Mind over matter
A Swiss neuroscientist and his plan to build a human brain model from software
Henry Markram recalls the reaction of the media and the research community when he announced the eventual goal of his Blue Brain Project: building a biologically accurate software replica of the human brain. “They said it was complete B.S.,” he said with a smile, conceding that a biologically accurate computer simulation of the world’s most complex structure is more than just a few years away.
“The Blue Brain Project is probably going to outlive all of us,” said Markram, codirector of the Brain Mind Institute at the Federal Institute of Technology in Lausanne, Switzerland, and the project’s principal researcher. “It may not be completed in our lifetime, but we can at least begin this process.”
Markram’s Blue Brain Project, which launched a year ago, is intended to make unprecedented discoveries of how the brain works by building large-scale computer models of the organ. On May 4, the Swiss neuroscientist discussed this massive undertaking at the College of Arts and Sciences department of cognitive and neural systems (CNS).
Markram told the audience that he is starting small. The first phase of the ambitious project, which uses IBM’s eServer Blue Gene supercomputer, is to build a three-dimensional computer simulation of the neocortical column (NCC) of a rat. He estimates that this will take up to two more years.
However, modeling the behavior of the 10,000 morphologically complex neurons in a rat’s NCC, which is very similar to the NCC of a human brain, is no small feat. Scientists have been able to make computer models of individual neurons, but because of its complexity, not of the NCC.
Supercomputing is enabling researchers from many scientific disciplines — especially neuroscience — to make great strides. The Blue Gene supercomputer, one of which BU acquired last year, is capable of processing 22.8 teraflops (trillion floating point operations per second). A recently as 2001, the world’s most powerful supercomputer was capable of processing only one teraflop. “I went to IBM five years ago, but it was too early,” Markram said. “Then I went to IBM again a year and a half ago, and they had a computer with enough processors.”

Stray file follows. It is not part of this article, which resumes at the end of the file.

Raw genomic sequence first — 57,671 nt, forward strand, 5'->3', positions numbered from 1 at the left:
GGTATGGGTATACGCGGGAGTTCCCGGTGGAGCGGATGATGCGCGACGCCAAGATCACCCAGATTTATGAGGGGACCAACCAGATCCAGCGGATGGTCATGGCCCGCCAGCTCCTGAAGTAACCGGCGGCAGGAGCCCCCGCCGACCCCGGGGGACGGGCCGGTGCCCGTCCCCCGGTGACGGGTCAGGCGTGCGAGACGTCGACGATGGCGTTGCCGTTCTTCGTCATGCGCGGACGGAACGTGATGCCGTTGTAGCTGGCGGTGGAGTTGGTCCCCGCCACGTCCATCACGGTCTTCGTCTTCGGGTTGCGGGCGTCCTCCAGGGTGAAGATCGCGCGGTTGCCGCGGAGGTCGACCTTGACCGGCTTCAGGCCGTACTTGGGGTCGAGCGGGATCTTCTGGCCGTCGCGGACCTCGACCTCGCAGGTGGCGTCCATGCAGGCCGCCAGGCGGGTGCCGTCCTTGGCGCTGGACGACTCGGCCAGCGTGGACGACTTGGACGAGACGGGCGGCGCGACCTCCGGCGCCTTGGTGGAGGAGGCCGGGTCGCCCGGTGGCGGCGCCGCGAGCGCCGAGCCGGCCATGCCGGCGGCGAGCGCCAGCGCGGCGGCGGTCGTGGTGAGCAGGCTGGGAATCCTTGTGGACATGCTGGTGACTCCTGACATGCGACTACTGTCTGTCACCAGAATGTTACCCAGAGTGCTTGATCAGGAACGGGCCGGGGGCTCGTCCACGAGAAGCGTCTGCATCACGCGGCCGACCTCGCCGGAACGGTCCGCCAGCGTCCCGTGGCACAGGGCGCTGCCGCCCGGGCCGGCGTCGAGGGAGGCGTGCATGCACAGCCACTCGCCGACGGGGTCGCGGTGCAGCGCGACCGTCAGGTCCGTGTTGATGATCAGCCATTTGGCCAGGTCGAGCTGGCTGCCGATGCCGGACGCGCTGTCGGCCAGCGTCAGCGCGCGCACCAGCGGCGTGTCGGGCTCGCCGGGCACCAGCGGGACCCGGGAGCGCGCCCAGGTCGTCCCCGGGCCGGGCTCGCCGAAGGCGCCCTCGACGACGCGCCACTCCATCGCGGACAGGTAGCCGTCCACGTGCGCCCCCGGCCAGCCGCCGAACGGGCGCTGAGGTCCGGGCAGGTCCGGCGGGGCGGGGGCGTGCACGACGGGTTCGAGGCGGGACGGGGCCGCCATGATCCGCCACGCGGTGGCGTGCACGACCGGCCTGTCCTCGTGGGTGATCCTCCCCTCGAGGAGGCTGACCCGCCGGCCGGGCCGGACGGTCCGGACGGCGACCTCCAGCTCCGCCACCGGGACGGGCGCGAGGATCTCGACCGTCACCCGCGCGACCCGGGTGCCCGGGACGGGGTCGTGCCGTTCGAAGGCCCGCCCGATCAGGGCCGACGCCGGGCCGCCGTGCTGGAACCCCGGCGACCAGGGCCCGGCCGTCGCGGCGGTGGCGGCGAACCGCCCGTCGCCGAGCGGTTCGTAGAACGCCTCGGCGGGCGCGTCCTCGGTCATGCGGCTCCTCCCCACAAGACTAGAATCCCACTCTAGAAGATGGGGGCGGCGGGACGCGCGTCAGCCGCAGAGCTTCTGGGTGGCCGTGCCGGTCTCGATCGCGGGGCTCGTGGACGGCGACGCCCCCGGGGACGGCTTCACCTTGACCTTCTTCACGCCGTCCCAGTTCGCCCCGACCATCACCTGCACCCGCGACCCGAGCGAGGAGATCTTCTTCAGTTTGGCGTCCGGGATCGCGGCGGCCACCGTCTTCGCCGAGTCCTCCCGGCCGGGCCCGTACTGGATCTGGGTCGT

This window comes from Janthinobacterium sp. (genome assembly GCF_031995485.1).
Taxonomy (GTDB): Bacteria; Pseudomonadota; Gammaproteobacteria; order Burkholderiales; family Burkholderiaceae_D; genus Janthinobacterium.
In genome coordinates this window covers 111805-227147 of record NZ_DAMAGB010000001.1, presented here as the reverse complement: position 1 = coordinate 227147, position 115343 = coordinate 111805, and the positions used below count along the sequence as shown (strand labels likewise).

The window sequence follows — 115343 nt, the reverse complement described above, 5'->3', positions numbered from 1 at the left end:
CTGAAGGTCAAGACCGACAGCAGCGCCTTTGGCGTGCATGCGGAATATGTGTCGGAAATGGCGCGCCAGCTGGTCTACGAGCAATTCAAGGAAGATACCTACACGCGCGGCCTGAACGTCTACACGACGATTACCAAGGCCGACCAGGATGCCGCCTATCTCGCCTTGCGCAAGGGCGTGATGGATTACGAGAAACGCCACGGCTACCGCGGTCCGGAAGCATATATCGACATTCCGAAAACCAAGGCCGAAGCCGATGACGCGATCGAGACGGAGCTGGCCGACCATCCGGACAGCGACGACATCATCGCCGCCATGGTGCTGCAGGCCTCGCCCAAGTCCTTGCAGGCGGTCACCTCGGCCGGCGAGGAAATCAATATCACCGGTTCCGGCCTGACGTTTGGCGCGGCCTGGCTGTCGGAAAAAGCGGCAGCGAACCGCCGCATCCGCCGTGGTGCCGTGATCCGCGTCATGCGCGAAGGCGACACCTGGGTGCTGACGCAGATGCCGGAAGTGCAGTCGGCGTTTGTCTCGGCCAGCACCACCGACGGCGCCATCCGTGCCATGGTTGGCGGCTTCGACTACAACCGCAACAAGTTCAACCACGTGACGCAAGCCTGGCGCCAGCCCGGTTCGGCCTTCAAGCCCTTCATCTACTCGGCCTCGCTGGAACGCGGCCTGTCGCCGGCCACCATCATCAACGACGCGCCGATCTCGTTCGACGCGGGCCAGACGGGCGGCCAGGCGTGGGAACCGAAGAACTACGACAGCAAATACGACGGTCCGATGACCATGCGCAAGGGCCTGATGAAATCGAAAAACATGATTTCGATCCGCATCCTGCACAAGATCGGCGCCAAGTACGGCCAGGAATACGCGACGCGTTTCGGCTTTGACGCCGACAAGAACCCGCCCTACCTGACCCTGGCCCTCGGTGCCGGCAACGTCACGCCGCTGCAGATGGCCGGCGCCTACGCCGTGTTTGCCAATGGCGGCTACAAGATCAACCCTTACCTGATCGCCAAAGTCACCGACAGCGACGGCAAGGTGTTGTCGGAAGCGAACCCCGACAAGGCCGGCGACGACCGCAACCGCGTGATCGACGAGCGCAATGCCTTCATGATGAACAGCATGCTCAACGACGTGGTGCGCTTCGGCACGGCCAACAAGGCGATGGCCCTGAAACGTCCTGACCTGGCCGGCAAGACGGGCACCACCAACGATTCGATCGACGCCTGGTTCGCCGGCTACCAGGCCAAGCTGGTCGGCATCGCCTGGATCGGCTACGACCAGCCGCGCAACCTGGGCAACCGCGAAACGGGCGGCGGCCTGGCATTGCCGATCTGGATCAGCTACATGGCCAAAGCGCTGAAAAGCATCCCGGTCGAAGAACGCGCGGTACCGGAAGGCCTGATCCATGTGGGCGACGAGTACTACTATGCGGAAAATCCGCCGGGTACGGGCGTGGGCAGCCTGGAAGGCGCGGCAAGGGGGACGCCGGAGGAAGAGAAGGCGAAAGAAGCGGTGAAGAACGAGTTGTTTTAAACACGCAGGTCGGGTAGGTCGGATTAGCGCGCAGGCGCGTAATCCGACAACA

He predicted that the project’s modeling, aided by another supercomputer, SGI’s latest, the Altix 3000, will provide fresh insights into the neocortex, the part of the brain responsible for higher level cognitive functions, such as language, learning, and complex thought, and reveal how memories are formed, stored, retrieved, and lost. He said that the project will shed light on how vulnerabilities in the neocortex — circuit errors — lead to such disorders as autism, depression, and schizophrenia.
“Henry Markram is part of an important subset of neuroscientists who have bridged the chasm between experiment and modeling,” said Gail Carpenter, a CAS professor of cognitive and neural systems.
Predictably, Markram has his share of doubters. Some neuroscientists insist that the human brain, with 100 billion neurons, is impossible to model with biological accuracy — especially with simulations of synapses firing in real time — and that brain processes don’t work in a way comparable to those of a computer. They assert that not enough is known at the molecular level about the structure of the complex network connecting cells in the cortex. But an undaunted Markram said that although much more data are needed about the brain, building this model should help organize and accelerate this research, and that one of the project’s goals is to emulate single neurons at molecular level detail.
Furthermore, he said, there has been significant progress in the study of synaptic transmission, including the work of Stephen Grossberg, CNS department chairman, in establishing models of how the brain perceives and processes information. “We don’t know everything, but we know enough to begin to project,” he said. “We have the key building blocks to start building a model of the neocortical column.”
Markram’s talk was this year’s Center for Learning in Education, Science, and Technology (CELEST) distinguished lecture at CNS. CELEST was launched in 2004 with a $20.1 million grant from the National Science Foundation.